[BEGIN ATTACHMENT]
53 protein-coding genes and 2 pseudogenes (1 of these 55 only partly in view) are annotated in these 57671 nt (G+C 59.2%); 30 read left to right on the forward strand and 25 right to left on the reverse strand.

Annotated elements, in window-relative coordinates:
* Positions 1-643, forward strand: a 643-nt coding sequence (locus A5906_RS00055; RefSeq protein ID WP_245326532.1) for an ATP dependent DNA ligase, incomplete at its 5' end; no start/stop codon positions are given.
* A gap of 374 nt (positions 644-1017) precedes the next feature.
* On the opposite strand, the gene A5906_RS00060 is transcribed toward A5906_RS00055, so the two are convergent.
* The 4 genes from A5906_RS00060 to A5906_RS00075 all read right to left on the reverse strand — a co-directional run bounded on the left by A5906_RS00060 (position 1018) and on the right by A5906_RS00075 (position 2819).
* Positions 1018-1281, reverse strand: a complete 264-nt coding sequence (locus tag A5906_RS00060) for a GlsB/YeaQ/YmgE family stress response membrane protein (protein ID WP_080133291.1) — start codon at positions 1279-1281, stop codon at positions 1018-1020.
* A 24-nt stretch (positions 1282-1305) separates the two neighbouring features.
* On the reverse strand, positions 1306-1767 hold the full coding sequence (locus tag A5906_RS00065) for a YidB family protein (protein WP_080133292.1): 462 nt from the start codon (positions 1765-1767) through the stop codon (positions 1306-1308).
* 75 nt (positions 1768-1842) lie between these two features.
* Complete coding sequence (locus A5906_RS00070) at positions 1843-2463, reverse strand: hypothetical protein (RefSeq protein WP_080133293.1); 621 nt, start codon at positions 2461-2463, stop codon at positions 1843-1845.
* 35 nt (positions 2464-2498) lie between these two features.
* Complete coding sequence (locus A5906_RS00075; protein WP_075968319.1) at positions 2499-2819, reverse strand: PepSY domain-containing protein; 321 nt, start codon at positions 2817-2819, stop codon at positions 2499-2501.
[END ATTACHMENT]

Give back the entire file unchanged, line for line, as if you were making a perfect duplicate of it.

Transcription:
53 protein-coding genes and 2 pseudogenes (1 of these 55 only partly in view) are annotated in these 57671 nt (G+C 59.2%); 30 read left to right on the forward strand and 25 right to left on the reverse strand.

Annotated elements, in window-relative coordinates:
* Positions 1-643, forward strand: a 643-nt coding sequence (locus A5906_RS00055; RefSeq protein ID WP_245326532.1) for an ATP dependent DNA ligase, incomplete at its 5' end; no start/stop codon positions are given.
* A gap of 374 nt (positions 644-1017) precedes the next feature.
* On the opposite strand, the gene A5906_RS00060 is transcribed toward A5906_RS00055, so the two are convergent.
* The 4 genes from A5906_RS00060 to A5906_RS00075 all read right to left on the reverse strand — a co-directional run bounded on the left by A5906_RS00060 (position 1018) and on the right by A5906_RS00075 (position 2819).
* Positions 1018-1281, reverse strand: a complete 264-nt coding sequence (locus tag A5906_RS00060) for a GlsB/YeaQ/YmgE family stress response membrane protein (protein ID WP_080133291.1) — start codon at positions 1279-1281, stop codon at positions 1018-1020.
* A 24-nt stretch (positions 1282-1305) separates the two neighbouring features.
* On the reverse strand, positions 1306-1767 hold the full coding sequence (locus tag A5906_RS00065) for a YidB family protein (protein WP_080133292.1): 462 nt from the start codon (positions 1765-1767) through the stop codon (positions 1306-1308).
* 75 nt (positions 1768-1842) lie between these two features.
* Complete coding sequence (locus A5906_RS00070) at positions 1843-2463, reverse strand: hypothetical protein (RefSeq protein WP_080133293.1); 621 nt, start codon at positions 2461-2463, stop codon at positions 1843-1845.
* 35 nt (positions 2464-2498) lie between these two features.
* Complete coding sequence (locus A5906_RS00075; protein WP_075968319.1) at positions 2499-2819, reverse strand: PepSY domain-containing protein; 321 nt, start codon at positions 2817-2819, stop codon at positions 2499-2501.